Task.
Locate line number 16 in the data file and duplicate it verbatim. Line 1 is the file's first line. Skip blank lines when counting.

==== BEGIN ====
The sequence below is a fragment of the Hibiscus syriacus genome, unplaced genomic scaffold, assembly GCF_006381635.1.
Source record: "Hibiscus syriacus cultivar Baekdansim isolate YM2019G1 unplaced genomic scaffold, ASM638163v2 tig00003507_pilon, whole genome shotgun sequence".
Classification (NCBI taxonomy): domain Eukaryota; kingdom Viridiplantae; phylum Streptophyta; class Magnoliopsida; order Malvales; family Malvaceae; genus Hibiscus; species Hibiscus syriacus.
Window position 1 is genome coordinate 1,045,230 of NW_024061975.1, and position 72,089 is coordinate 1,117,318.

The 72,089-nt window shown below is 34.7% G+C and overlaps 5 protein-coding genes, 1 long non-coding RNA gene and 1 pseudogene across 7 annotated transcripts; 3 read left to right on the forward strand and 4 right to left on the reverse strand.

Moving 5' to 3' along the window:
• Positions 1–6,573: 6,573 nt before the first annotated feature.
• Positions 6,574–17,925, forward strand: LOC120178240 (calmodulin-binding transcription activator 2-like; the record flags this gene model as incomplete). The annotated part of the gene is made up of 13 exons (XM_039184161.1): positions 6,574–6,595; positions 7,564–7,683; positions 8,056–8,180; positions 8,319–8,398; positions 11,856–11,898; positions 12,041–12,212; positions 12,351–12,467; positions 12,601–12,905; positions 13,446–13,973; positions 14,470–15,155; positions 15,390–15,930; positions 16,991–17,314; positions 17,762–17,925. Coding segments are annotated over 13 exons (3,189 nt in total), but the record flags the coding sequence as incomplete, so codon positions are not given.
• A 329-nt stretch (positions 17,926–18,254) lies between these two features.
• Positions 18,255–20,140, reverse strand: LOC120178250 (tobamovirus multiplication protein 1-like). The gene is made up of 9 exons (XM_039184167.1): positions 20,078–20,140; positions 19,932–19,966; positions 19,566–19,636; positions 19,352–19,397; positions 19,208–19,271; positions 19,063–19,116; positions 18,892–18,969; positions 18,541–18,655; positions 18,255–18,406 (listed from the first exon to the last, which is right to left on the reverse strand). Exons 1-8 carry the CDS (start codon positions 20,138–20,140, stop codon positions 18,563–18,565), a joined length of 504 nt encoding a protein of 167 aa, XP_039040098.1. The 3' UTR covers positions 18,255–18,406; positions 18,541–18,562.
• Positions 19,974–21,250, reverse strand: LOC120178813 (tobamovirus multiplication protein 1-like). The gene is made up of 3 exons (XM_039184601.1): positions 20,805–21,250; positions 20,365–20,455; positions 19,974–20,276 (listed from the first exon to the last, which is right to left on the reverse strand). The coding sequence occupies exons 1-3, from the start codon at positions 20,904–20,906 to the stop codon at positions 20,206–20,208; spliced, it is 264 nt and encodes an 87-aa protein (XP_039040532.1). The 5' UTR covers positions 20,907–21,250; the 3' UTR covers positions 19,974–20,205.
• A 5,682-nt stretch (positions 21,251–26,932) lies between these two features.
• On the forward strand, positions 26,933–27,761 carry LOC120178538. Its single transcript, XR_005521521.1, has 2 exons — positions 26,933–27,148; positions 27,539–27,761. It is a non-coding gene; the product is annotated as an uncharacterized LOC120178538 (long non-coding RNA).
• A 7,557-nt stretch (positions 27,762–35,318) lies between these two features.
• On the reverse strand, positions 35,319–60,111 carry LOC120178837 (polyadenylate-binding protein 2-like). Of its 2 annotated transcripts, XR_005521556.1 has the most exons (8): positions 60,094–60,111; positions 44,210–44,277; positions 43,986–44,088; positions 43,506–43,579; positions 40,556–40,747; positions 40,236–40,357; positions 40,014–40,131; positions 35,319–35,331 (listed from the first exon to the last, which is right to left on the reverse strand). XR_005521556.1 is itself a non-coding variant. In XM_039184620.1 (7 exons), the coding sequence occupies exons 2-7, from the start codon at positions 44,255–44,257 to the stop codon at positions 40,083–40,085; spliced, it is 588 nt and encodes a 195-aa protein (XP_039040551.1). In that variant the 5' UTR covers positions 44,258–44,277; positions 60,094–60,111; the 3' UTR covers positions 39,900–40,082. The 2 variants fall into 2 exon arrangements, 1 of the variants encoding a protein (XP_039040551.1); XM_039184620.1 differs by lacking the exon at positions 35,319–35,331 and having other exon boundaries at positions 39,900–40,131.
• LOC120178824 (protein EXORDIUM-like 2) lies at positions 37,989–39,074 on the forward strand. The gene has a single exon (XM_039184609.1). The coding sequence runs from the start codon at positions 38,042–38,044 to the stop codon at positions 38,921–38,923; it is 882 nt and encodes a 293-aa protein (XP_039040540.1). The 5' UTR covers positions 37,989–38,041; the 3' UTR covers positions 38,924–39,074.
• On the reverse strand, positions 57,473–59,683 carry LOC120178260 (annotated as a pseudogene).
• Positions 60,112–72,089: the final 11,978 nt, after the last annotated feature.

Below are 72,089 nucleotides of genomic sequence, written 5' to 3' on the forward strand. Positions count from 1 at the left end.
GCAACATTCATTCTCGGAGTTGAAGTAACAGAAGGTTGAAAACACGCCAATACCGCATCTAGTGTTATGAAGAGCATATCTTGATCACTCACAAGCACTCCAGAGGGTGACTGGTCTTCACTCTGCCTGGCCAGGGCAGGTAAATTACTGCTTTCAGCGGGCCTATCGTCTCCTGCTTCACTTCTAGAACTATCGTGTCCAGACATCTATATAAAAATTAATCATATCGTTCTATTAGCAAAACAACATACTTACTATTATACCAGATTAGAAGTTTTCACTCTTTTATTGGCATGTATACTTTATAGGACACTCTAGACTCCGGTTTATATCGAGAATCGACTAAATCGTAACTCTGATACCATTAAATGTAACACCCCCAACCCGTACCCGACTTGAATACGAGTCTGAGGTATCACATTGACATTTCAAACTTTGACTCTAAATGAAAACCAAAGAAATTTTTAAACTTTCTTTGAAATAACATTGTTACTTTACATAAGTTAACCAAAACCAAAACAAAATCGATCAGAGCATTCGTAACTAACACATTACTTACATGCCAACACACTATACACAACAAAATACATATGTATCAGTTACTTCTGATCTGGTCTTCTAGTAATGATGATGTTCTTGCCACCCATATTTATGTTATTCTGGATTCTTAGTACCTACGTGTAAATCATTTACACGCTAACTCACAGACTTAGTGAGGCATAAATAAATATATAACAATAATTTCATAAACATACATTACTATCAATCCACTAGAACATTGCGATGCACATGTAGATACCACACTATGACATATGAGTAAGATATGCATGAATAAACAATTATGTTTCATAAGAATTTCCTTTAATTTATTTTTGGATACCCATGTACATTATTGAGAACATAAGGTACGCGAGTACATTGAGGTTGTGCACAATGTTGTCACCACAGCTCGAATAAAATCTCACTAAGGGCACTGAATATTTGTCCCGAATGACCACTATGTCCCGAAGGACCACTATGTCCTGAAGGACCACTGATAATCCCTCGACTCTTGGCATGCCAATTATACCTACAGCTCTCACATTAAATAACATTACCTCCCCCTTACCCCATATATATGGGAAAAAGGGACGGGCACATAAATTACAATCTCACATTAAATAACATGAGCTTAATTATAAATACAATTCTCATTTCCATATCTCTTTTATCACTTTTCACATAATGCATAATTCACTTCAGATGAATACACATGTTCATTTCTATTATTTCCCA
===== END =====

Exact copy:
• LOC120178824 (protein EXORDIUM-like 2) lies at positions 37,989–39,074 on the forward strand. The gene has a single exon (XM_039184609.1). The coding sequence runs from the start codon at positions 38,042–38,044 to the stop codon at positions 38,921–38,923; it is 882 nt and encodes a 293-aa protein (XP_039040540.1). The 5' UTR covers positions 37,989–38,041; the 3' UTR covers positions 38,924–39,074.